Intended for healthcare professionals

Clinical Review ABC of smoking cessation

Nicotine replacement therapy

BMJ 2004; 328 doi: (Published 19 February 2004) Cite this as: BMJ 2004;328:454

This article has a correction. Please see:

  1. Andrew Molyneux, specialist registrar in respiratory medicine
  1. City Hospital, Nottingham


    Although products for nicotine replacement therapy (NRT) have been available for over 20 years, they have been excluded until recently from state or insurance based health service provision in the United Kingdom and many other countries. They have therefore not been widely prescribed by doctors who help smokers wanting to quit. Recent changes in funding policy in the United Kingdom and new guidance from the National Institute for Clinical Excellence (which covers England and Wales) mean that NRT products can and should now be made available to all smokers who want to stop smoking. Like other pharmacological interventions for helping smokers to quit (see the next article in this series), NRT is most effective when used in conjunction with behavioural and other types of non-pharmacological cessation interventions.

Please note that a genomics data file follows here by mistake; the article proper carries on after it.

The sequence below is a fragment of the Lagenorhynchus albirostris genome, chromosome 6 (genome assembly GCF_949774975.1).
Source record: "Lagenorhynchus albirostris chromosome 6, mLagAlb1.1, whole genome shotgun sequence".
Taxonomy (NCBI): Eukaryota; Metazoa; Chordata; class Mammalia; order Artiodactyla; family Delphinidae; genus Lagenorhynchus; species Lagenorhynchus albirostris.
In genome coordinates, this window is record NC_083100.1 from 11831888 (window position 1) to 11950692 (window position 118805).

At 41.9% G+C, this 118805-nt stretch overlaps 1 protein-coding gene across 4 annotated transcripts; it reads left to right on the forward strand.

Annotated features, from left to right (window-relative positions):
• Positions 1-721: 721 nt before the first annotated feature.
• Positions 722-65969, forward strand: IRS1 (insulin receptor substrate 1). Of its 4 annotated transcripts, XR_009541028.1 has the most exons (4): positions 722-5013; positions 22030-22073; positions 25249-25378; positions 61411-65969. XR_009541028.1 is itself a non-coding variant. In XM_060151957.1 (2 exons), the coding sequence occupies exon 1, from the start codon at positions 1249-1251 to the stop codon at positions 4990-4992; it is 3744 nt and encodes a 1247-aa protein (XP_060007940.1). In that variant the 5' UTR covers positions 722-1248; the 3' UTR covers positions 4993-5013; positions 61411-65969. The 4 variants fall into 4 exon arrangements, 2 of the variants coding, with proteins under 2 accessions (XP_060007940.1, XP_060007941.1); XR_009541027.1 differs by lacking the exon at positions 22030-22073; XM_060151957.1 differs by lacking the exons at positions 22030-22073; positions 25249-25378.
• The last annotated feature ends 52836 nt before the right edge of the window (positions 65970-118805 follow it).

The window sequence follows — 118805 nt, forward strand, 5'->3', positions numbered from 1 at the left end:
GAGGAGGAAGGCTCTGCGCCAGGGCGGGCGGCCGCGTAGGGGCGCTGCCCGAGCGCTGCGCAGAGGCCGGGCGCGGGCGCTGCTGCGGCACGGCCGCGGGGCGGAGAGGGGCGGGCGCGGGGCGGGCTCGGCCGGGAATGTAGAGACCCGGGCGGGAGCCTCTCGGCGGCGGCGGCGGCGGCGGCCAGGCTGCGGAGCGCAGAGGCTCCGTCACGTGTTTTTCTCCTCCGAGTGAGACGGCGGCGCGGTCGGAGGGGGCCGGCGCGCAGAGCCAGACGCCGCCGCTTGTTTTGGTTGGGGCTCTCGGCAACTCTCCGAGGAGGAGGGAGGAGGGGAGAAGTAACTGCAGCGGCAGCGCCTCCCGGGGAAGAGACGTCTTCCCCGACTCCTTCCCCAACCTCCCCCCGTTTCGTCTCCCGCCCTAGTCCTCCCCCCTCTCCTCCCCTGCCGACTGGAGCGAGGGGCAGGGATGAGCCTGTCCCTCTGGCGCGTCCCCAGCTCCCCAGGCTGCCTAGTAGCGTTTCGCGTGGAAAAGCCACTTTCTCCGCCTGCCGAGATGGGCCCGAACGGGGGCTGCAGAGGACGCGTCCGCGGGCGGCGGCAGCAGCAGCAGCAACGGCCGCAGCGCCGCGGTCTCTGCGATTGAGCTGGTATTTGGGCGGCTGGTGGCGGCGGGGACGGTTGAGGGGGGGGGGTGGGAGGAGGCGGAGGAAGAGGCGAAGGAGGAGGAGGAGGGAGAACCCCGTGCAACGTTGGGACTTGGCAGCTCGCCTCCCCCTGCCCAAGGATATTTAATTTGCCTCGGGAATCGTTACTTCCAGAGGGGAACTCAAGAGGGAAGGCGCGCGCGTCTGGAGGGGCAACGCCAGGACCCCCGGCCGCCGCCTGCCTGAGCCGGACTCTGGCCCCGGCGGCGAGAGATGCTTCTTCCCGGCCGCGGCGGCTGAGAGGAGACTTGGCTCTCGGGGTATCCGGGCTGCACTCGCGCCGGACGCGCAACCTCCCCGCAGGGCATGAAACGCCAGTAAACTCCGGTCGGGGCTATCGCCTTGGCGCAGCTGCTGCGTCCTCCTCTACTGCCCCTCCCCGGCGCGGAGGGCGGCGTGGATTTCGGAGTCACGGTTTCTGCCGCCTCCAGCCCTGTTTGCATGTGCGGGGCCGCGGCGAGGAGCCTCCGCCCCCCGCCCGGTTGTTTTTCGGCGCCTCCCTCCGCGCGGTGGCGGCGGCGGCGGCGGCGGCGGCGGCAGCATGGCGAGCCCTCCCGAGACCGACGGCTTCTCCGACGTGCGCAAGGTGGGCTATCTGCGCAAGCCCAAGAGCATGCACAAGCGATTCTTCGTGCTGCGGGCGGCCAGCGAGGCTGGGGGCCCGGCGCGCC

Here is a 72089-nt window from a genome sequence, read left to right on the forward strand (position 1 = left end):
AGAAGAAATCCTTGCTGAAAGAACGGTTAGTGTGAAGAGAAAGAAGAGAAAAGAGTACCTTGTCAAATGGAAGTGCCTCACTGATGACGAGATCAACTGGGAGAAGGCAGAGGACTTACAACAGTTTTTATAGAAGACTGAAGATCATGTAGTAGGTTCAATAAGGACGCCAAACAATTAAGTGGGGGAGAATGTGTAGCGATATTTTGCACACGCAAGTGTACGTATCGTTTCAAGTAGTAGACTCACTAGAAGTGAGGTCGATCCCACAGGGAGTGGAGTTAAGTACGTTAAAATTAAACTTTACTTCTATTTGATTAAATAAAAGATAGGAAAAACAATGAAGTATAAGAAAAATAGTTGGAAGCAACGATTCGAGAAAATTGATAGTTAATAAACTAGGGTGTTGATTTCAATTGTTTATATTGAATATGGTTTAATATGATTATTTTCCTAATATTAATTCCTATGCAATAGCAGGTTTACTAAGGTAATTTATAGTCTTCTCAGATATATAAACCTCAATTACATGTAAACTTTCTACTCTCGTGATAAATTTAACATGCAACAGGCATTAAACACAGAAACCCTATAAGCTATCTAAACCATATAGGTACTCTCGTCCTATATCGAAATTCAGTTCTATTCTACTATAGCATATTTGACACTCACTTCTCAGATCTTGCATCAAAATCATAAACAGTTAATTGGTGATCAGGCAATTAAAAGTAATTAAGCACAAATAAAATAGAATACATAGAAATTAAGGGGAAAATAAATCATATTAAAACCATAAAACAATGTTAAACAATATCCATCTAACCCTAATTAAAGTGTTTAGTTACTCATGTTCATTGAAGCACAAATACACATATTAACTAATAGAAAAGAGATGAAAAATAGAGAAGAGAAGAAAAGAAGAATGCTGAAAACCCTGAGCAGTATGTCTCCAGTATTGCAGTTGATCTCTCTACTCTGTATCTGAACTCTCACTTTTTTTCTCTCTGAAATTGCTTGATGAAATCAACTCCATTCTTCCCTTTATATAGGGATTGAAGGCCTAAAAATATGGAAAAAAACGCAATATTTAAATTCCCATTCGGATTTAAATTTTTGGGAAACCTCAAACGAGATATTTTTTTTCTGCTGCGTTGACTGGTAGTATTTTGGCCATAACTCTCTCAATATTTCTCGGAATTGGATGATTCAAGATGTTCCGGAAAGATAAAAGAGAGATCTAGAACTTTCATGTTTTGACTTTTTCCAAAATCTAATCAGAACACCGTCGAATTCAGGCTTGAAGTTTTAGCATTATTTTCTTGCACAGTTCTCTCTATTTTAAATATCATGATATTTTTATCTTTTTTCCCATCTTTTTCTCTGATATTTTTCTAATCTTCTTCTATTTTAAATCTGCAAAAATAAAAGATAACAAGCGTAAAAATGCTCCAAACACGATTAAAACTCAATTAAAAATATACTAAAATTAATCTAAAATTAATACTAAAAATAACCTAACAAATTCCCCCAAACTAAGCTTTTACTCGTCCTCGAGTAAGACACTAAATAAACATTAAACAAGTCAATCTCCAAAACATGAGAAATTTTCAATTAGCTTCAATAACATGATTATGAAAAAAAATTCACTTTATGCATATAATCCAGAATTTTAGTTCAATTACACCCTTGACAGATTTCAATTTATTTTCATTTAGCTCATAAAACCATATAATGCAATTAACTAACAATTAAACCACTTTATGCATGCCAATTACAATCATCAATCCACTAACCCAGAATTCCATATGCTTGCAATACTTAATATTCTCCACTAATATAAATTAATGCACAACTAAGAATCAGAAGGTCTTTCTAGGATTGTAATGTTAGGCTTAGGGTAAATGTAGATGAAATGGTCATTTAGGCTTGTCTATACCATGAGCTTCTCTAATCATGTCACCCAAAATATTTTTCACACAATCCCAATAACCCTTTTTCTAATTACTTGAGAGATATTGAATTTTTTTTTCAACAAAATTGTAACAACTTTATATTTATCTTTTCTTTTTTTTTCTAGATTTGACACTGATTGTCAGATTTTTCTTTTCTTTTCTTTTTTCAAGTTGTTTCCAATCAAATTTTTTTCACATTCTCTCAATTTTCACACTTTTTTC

Mechanism of action

    The main mode of action of NRT is thought to be the stimulation of nicotinic receptors in the ventral tegmental area of the brain and the consequent release of dopamine in the nucleus accumbens. This and other peripheral actions of nicotine lead to a reduction in nicotine withdrawal symptoms in regular smokers who abstain from smoking.

    NRT may also provide a coping mechanism, making cigarettes less rewarding to smoke. It does not completely eliminate the symptoms of withdrawal, however, possibly because none of the available nicotine delivery systems reproduce the rapid and high levels of arterial nicotine achieved when cigarette smoke is inhaled.

    All the available medicinal nicotine products rely on systemic venous absorption and do not therefore achieve such rapid systemic arterial delivery. It takes a few seconds for high doses of nicotine from a cigarette to reach the brain; medicinal products achieve lower levels over a period of minutes (for nasal spray or oral products such as gum, inhalator, sublingual tablet, or lozenge) and hours (for transdermal patches).

    Rise in blood …

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